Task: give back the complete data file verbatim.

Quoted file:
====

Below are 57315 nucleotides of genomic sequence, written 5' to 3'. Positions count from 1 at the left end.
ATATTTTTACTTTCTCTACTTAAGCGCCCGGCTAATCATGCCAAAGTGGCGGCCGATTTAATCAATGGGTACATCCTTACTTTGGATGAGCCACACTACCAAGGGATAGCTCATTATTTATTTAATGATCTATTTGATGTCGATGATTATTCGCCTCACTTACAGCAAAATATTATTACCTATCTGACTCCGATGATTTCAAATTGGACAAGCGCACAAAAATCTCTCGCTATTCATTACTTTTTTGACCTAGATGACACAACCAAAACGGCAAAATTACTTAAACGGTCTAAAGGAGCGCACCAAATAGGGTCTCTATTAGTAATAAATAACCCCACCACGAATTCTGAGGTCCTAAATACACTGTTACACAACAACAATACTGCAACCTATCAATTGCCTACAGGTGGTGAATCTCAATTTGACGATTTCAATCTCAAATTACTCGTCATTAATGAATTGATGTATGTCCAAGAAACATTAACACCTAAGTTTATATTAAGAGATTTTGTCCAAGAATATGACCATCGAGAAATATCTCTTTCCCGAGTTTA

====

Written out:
Below are 57315 nucleotides of genomic sequence, written 5' to 3'. Positions count from 1 at the left end.
ATATTTTTACTTTCTCTACTTAAGCGCCCGGCTAATCATGCCAAAGTGGCGGCCGATTTAATCAATGGGTACATCCTTACTTTGGATGAGCCACACTACCAAGGGATAGCTCATTATTTATTTAATGATCTATTTGATGTCGATGATTATTCGCCTCACTTACAGCAAAATATTATTACCTATCTGACTCCGATGATTTCAAATTGGACAAGCGCACAAAAATCTCTCGCTATTCATTACTTTTTTGACCTAGATGACACAACCAAAACGGCAAAATTACTTAAACGGTCTAAAGGAGCGCACCAAATAGGGTCTCTATTAGTAATAAATAACCCCACCACGAATTCTGAGGTCCTAAATACACTGTTACACAACAACAATACTGCAACCTATCAATTGCCTACAGGTGGTGAATCTCAATTTGACGATTTCAATCTCAAATTACTCGTCATTAATGAATTGATGTATGTCCAAGAAACATTAACACCTAAGTTTATATTAAGAGATTTTGTCCAAGAATATGACCATCGAGAAATATCTCTTTCCCGAGTTTA